1977: Prelude to the Castle Doctrine
Velma Gardner, a Kansas City resident, shoots and kills her husband in the driveway of their home as he attempts to hit her with his car. Gardner is convicted of manslaughter and sentenced to a year in prison. The courts decide that people may turn to lethal force as a first resort only to defend themselves inside their dwellings; outside them, residents have a “duty to retreat,” which she did not exercise when exiting the front door, approaching the driveway, and opening fire. Thirty years later, the legislature passes the Castle Doctrine, expanding the legal use of deadly force to anywhere on one’s property.
2003: The return of concealed carry
The Missouri House of Representatives overturns the state’s concealed-carry ban after 128 years. Eighty-four of the state’s 162 representatives sponsor the bill. Opponents try to overturn the law, arguing it violates the state constitution. The Missouri Supreme Court says the constitution doesn’t explicitly forbid concealed guns and state lawmakers have the authority to decide who can carry them and under what circumstances. Missouri is one of 46 states allowing concealed carry.
2005: National birth of “stand your ground”
The Florida Legislature passes the nation’s first “stand your ground” law. To critics’ dismay, the new law allows those acting in self-defense to use deadly force in public spaces. By 2017, 24 states will have passed “stand your ground” laws.
2006: Castle Doctrine becomes law in Missouri
Lawmakers introduce and easily pass Senate Bill 62, Missouri’s version of the Castle Doctrine. Without needing to retreat into one’s home, homeowners may use lethal force to defend themselves, family, home, property or vehicle as long as they “occupy” that property. In another change, gun purchasers no longer need a permit to acquire a concealable firearm, a mandate that has been in place since 2004.
2010: Prelude to “stand your ground”
Shauntay Henderson shoots and kills DeAndre Parker outside a Kansas City gas station as he tries to run her down with his truck. Henderson says she feared for her life when she reached for her gun. Acquitted of second-degree murder, she’s convicted of voluntary manslaughter and armed criminal action because she failed to retreat before shooting. The court rules that Missouri residents are entitled to use deadly force if they reasonably believe it is necessary to defend themselves against death, severe injury or “forcible felony.”
2012: Trayvon Martin
George Zimmerman, a neighborhood watch captain in Sanford, Florida, shoots and kills Trayvon Martin, an unarmed black teenager, sparking national outrage and debate over the meaning of self-defense, the use of lethal force and the role of race in gun violence. Though he claimed it was a self-defense shooting, Zimmerman did not invoke “stand your ground.” Nevertheless, the case elevates the specter of “stand your ground.” The following summer, Zimmerman is acquitted of second-degree murder.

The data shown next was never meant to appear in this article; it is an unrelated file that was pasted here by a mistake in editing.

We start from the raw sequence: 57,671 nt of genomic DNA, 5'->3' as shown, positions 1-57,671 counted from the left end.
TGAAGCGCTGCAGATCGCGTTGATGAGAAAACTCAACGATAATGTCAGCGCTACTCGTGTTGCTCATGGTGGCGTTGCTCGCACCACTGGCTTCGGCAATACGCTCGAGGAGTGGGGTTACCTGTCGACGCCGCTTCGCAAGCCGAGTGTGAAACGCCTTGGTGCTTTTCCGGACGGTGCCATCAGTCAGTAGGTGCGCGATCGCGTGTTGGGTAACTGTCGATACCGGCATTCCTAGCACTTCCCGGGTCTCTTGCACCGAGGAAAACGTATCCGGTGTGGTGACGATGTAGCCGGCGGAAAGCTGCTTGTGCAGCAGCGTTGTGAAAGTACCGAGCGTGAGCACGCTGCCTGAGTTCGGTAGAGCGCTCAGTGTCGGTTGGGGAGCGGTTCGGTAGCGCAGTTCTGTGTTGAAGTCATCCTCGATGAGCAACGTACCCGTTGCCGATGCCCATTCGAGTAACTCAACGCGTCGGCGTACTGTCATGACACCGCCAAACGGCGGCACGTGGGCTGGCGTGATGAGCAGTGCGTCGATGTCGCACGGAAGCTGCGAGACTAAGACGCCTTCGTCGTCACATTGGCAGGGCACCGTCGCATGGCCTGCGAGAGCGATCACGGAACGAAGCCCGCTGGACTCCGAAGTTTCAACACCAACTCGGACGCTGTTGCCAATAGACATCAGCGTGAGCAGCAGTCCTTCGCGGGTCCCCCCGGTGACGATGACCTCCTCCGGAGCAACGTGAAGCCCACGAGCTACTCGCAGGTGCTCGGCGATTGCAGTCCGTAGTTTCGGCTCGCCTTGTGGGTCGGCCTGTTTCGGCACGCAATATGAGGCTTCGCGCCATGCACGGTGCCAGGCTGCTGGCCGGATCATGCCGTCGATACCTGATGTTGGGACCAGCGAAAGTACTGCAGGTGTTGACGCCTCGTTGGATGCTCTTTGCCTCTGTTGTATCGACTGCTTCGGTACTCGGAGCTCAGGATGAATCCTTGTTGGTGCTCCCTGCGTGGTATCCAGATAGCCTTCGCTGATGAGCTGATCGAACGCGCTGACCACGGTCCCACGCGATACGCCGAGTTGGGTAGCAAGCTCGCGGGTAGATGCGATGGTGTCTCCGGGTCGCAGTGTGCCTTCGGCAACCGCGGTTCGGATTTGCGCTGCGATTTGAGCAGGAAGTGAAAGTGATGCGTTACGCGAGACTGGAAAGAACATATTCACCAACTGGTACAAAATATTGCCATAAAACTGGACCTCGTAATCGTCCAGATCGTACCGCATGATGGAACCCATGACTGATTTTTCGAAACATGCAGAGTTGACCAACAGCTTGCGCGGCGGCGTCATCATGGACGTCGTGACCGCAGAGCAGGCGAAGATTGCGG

2014: Schools and teenagers
The Missouri General Assembly passes a law allowing certified school employees to carry guns on campus and decreases the legal concealed-carry age from 21 to 19. The law is sponsored by Republican Senator Will Kraus. Governor Jay Nixon, a Democrat, vetoes the law but the legislature overrides his decision by a vote of 117 to 39.
2015: “Stand your ground” and permitless carry adopted
Republican Senator Brian Munzlinger, a farmer from northeastern Missouri, introduces a bill to eradicate the “duty to retreat.” A separate provision eliminates need for concealed-carry permits. Again, the law passes easily; again, Nixon vetoes it; again, legislators later overwhelmingly override him. Now anyone in Missouri may carry a concealed weapon in most public places without a permit, and claim immunity in armed confrontations.
2017: The road ahead
Certain areas — like airports and courthouses — remain off-limits to concealed firearms, whether their owner is licensed to carry or not. Uncertainty surrounds the new law in other places, including the state Capitol, where legislators are permitted to carry weapons inside the House and Senate chambers. Colleges may still ban guns on campus. But if Republican Representative Jered Taylor has his way, this too might change. Taylor’s proposed legislation, House Bill 630, was introduced January 17. On April 19, the Standing Committee on Rules voted “do pass.” There have not been any additional actions on the bill.